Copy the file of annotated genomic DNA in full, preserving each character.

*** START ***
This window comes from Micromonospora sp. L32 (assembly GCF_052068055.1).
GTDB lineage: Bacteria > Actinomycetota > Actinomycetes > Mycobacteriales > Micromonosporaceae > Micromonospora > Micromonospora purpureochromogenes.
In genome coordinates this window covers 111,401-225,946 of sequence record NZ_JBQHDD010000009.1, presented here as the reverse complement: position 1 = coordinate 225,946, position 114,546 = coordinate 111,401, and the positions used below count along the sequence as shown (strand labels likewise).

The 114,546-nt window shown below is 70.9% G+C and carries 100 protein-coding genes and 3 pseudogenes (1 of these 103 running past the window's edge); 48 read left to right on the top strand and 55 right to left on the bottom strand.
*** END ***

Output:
This window comes from Micromonospora sp. L32 (assembly GCF_052068055.1).
GTDB lineage: Bacteria > Actinomycetota > Actinomycetes > Mycobacteriales > Micromonosporaceae > Micromonospora > Micromonospora purpureochromogenes.
In genome coordinates this window covers 111,401-225,946 of sequence record NZ_JBQHDD010000009.1, presented here as the reverse complement: position 1 = coordinate 225,946, position 114,546 = coordinate 111,401, and the positions used below count along the sequence as shown (strand labels likewise).

The 114,546-nt window shown below is 70.9% G+C and carries 100 protein-coding genes and 3 pseudogenes (1 of these 103 running past the window's edge); 48 read left to right on the top strand and 55 right to left on the bottom strand.